Oversight

Amazon Is an Even Bigger Threat to Privacy Than Facebook

With its Ring doorbell, the tech giant can now see what you buy, what you browse, and who you’re letting into your home

Credit: Grant Hindsley/Getty

“W“Where were you at 6 p.m. last night?” asked a marketing email sent to journalists immediately following Halloween last week. It was sent by Ring, Amazon’s doorstep surveillance system that sends video directly to the police.

“If you were trick-or-treating,” it continued, “you were part of the millions of people out ringing doorbells this Halloween!” On Instagram, Ring boasted about just how many millions of children it had recorded on video. Apparently, the company was hoping reporters would write a cute story; instead everyone was extremely disturbed.

But Ring is just one fiefdom in Amazon’s surveillance kingdom. The tech giant may already know everything you buy and everything you browse, and their Orwellian reach into society is only becoming worse.

Amazon has arguably become an even bigger threat to American’s privacy than Facebook.

Ring has been a growing source of controversy over the past few months, as its cameras have become more popular — likely without people fully knowing what they’ve signed up for. Ring claims to have sold millions of their spying doorbells to customers since its existence, but it’s the company’s aggressive campaign to partner with police organizations that has everyone really spooked. Law enforcement agencies in over 400 cities and towns can submit automated requests for people’s surveillance footage, no warrant or any legal process whatsoever required. Amazon even coaches police on how to coax more footage out of users with getting a warrant.

How many people using Ring know that their private footage is being watched halfway around the world by random strangers?

Led by Fight For the Future, an advocacy organization focused on protecting internet rights, more than 30 civil rights organizations called on Amazon to immediately halt its Ring partnerships with police, yet Amazon only doubled down in response to the criticism.

And it’s not just police who are watching. According to a report in Bloomberg News, Amazon has dozens of contract workers in India and Romania watching clips from Ring cameras, allegedly in an attempt to better train its artificial intelligence. How many people using Ring know that their private footage is being watched halfway around the world by random strangers?

It’s these types of privacy nightmare scenarios that can be seen across Amazon’s incredible reach into society. In response to a similar controversy about contract workers listening to snippets of recordings from Amazon’s Alexa, the automated assistant that has a microphone in tens of millions of households, Amazon has insisted privacy is a priority.

It’s unclear how their milquetoast statements should comfort anyone. Police can secretly access recordings from your Alexa with a warrant; they’ve randomly sent snippets of private conversations to other users; they can be hacked; you may visit people’s homes and not know that they are on. Amazon openly admits their end goal is to run your entire life on Alexa; and that it is now building Alexa-based wearable glasses so that people can have Amazon listening in whether they are in their home or someone else’s.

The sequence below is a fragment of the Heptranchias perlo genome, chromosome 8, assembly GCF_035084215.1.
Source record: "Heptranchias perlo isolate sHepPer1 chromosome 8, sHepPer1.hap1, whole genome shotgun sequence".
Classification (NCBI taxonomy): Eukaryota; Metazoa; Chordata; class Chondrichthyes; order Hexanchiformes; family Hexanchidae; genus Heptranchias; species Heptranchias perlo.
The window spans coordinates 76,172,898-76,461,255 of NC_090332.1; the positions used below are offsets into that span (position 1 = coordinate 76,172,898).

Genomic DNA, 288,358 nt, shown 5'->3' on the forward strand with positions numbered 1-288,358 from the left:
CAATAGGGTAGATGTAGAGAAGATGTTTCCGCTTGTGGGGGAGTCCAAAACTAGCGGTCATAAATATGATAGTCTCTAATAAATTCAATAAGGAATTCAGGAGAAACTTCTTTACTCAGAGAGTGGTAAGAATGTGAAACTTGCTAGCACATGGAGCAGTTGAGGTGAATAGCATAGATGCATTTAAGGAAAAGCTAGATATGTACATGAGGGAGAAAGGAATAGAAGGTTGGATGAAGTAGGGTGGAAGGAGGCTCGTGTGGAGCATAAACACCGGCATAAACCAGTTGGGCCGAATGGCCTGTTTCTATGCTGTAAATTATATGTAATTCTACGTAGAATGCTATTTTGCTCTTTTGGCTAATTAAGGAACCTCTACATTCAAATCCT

But it’s Amazon’s facial recognition software, Rekognition, that is perhaps most terrifying. The company has been pushing its dangerous facial recognition software on police departments around the country, even going as far as aggressively selling it to its Ring partners. (Amazon claims they aren’t going to integrate facial recognition into its Ring cameras, but mark my words: It’s only a matter of time before they do.)

Countless civil liberties organizations have demanded Amazon stop selling it to police, yet Amazon has said they have an “unwavering” commitment to the police and miliary. To underscore the ominous threat, the ACLU of Massachusetts recently ran photographs of Boston athletes from the Patriots and Red Sox through Recognition and compared them with a set of mugshot photos. The results that came back were shocking: 28 of them were misidentified as criminals.

Sadly, these products only skim the surface of the almost unfathomable amount of data Amazon is amassing on every American. OneZero’s own Will Oremus covered the litany other worrying areas Amazon is gaining at foldhold in an in-depth piece, from Amazon hosting CIA’s mount of data in its cloud to pitching Immigrations and Customs Enforcement (ICE) on its products.

The idea that Amazon is making privacy a “priority” is laughable. They are literally selling police agencies around the country invasive tools with the sole purpose of invading everyone’s privacy. While Facebook gets most of the headlines involving privacy violations and faces the the lion’s share of the public’s backlash to tech companies, Amazon has so far come away largely unscathed. Congress should take notice before everyone’s every move is tracked, stored, collated, and served up to the police for any reason they please.

Trevor Timm is the executive director of Freedom of the Press Foundation. His writing has appeared the New York Times, the Guardian, and the Intercept.

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